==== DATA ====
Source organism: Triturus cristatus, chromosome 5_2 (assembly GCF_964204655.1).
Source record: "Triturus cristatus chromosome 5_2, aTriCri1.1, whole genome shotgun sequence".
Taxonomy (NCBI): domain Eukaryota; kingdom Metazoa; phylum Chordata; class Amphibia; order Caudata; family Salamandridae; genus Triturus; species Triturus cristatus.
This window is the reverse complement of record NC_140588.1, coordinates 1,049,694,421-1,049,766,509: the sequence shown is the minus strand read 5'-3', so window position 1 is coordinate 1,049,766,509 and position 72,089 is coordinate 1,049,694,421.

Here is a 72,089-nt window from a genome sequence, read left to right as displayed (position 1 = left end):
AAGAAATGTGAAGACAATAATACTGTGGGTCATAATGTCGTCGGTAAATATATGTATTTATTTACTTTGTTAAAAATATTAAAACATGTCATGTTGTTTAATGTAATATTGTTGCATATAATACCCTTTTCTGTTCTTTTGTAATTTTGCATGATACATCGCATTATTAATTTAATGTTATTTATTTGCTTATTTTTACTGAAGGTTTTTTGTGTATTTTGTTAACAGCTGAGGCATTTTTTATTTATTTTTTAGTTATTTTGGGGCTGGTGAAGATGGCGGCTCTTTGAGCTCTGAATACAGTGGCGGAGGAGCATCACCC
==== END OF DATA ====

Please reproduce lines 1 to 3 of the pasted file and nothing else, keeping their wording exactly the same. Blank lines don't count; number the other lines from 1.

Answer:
Source organism: Triturus cristatus, chromosome 5_2 (assembly GCF_964204655.1).
Source record: "Triturus cristatus chromosome 5_2, aTriCri1.1, whole genome shotgun sequence".
Taxonomy (NCBI): domain Eukaryota; kingdom Metazoa; phylum Chordata; class Amphibia; order Caudata; family Salamandridae; genus Triturus; species Triturus cristatus.